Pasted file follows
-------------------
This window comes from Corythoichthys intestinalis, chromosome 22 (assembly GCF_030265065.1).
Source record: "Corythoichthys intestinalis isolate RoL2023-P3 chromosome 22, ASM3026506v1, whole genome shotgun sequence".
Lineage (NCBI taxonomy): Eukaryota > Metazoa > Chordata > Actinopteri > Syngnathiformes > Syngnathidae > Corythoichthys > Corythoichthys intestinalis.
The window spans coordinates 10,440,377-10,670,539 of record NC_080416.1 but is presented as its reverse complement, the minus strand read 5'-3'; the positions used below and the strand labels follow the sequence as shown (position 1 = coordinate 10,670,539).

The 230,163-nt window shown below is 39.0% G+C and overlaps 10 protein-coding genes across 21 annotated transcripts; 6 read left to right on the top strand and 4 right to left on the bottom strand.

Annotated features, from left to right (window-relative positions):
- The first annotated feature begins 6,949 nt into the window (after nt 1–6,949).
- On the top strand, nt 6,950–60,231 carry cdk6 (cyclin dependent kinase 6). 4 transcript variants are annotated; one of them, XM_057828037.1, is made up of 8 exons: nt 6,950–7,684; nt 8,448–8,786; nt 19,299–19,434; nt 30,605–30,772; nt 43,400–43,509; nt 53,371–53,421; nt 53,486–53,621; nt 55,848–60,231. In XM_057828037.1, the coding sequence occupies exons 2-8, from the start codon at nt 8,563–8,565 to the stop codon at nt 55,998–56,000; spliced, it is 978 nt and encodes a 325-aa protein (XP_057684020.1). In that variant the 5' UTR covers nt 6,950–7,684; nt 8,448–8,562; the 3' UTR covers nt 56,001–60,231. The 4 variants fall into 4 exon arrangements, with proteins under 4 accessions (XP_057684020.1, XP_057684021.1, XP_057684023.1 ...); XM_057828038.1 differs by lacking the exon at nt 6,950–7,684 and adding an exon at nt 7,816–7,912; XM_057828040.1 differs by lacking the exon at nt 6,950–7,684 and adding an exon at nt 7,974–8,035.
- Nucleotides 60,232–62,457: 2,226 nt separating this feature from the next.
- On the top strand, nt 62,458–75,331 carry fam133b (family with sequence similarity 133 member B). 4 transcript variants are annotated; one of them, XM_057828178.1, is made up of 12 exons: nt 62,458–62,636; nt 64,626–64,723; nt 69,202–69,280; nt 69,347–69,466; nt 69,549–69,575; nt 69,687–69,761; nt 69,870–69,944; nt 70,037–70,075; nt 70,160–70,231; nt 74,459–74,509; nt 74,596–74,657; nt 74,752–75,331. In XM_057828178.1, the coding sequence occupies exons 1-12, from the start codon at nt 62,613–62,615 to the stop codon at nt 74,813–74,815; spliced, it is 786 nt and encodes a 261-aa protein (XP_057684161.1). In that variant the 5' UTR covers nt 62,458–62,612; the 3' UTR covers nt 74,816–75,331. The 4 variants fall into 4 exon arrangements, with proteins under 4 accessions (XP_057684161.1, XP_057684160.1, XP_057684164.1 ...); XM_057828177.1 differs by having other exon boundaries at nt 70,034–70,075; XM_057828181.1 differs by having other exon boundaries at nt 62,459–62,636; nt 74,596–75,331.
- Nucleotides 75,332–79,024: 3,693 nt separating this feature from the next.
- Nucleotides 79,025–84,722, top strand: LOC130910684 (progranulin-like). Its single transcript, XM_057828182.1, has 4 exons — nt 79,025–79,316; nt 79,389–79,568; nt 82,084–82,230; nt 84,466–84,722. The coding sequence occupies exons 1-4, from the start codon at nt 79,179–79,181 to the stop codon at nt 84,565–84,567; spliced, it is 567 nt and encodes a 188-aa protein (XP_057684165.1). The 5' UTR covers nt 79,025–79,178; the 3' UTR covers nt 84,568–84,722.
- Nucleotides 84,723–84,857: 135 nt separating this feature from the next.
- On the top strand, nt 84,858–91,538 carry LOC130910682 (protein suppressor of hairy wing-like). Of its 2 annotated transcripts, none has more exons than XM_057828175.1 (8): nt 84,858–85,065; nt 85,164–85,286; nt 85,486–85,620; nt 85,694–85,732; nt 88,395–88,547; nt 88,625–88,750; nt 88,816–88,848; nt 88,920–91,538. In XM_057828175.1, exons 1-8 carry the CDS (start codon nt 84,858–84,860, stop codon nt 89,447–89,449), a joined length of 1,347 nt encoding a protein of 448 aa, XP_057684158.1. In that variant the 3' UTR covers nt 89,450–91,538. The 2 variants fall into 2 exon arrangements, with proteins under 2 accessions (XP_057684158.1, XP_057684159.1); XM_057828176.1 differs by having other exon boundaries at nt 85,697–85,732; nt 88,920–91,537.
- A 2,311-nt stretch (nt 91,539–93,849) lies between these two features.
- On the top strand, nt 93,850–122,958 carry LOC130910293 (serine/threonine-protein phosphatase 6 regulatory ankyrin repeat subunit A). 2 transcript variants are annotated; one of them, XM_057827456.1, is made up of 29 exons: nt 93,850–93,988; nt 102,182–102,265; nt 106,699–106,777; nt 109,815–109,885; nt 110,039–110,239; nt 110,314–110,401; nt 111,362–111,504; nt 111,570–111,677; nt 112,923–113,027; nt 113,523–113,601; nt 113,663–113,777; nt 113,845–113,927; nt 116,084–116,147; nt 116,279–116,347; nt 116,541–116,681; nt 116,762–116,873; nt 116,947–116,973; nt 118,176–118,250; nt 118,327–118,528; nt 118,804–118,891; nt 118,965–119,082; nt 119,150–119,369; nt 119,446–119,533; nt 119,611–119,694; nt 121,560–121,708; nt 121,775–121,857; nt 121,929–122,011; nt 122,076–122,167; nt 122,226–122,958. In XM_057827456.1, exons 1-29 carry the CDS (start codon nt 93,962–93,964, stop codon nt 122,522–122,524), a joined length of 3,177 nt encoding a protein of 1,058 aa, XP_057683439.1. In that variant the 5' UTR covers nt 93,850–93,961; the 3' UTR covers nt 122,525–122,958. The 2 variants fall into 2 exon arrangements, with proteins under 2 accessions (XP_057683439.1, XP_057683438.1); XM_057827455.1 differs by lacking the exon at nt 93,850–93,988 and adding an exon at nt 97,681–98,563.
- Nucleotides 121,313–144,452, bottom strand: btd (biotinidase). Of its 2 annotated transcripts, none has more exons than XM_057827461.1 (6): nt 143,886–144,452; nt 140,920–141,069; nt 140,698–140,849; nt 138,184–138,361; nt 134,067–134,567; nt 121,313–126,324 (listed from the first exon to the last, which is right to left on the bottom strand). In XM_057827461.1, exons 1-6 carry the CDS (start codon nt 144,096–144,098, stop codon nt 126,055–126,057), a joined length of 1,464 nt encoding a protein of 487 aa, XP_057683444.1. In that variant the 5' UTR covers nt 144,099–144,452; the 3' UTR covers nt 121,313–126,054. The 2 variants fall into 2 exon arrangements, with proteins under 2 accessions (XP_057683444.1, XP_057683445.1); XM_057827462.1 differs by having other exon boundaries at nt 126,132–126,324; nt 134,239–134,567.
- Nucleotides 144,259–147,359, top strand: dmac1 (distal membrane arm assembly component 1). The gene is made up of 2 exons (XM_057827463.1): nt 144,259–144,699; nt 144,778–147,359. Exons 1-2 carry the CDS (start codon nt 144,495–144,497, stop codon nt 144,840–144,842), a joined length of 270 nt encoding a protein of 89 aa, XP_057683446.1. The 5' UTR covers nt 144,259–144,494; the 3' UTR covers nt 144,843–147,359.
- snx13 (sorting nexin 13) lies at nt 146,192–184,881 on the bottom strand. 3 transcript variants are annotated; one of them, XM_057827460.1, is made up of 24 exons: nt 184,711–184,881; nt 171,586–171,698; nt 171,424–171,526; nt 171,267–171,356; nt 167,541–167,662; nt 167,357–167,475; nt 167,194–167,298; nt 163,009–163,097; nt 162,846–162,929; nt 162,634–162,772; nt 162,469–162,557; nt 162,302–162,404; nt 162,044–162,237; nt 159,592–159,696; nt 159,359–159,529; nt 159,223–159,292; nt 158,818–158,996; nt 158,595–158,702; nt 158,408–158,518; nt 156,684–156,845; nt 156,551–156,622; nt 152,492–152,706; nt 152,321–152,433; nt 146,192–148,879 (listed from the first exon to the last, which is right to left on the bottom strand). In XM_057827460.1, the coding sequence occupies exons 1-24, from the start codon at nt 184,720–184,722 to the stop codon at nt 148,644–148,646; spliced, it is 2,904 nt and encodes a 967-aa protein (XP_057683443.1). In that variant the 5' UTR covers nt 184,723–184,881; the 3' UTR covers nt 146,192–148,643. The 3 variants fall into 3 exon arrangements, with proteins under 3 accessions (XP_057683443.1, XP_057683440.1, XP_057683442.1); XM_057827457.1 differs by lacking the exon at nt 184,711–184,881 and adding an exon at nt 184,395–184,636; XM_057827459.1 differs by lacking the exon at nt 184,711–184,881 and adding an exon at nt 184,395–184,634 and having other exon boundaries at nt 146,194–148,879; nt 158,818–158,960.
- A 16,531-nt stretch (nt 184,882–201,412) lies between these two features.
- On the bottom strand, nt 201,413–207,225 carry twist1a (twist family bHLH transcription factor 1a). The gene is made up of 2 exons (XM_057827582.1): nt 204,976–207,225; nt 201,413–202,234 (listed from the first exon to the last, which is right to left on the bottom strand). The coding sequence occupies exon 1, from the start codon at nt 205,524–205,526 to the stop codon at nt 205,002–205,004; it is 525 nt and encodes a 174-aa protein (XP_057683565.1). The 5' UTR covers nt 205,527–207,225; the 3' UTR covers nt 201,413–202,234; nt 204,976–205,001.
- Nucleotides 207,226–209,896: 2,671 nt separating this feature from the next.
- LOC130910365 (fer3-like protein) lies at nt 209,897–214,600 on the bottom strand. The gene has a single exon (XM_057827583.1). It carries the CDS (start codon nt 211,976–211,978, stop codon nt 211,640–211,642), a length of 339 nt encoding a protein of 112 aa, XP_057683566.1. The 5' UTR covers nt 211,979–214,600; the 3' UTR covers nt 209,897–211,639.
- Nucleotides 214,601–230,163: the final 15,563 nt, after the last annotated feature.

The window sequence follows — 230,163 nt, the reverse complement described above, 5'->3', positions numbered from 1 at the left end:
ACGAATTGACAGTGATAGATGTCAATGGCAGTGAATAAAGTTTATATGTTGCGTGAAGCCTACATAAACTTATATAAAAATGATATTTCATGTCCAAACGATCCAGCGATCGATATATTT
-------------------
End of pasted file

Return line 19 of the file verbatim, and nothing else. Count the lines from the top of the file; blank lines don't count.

- snx13 (sorting nexin 13) lies at nt 146,192–184,881 on the bottom strand. 3 transcript variants are annotated; one of them, XM_057827460.1, is made up of 24 exons: nt 184,711–184,881; nt 171,586–171,698; nt 171,424–171,526; nt 171,267–171,356; nt 167,541–167,662; nt 167,357–167,475; nt 167,194–167,298; nt 163,009–163,097; nt 162,846–162,929; nt 162,634–162,772; nt 162,469–162,557; nt 162,302–162,404; nt 162,044–162,237; nt 159,592–159,696; nt 159,359–159,529; nt 159,223–159,292; nt 158,818–158,996; nt 158,595–158,702; nt 158,408–158,518; nt 156,684–156,845; nt 156,551–156,622; nt 152,492–152,706; nt 152,321–152,433; nt 146,192–148,879 (listed from the first exon to the last, which is right to left on the bottom strand). In XM_057827460.1, the coding sequence occupies exons 1-24, from the start codon at nt 184,720–184,722 to the stop codon at nt 148,644–148,646; spliced, it is 2,904 nt and encodes a 967-aa protein (XP_057683443.1). In that variant the 5' UTR covers nt 184,723–184,881; the 3' UTR covers nt 146,192–148,643. The 3 variants fall into 3 exon arrangements, with proteins under 3 accessions (XP_057683443.1, XP_057683440.1, XP_057683442.1); XM_057827457.1 differs by lacking the exon at nt 184,711–184,881 and adding an exon at nt 184,395–184,636; XM_057827459.1 differs by lacking the exon at nt 184,711–184,881 and adding an exon at nt 184,395–184,634 and having other exon boundaries at nt 146,194–148,879; nt 158,818–158,960.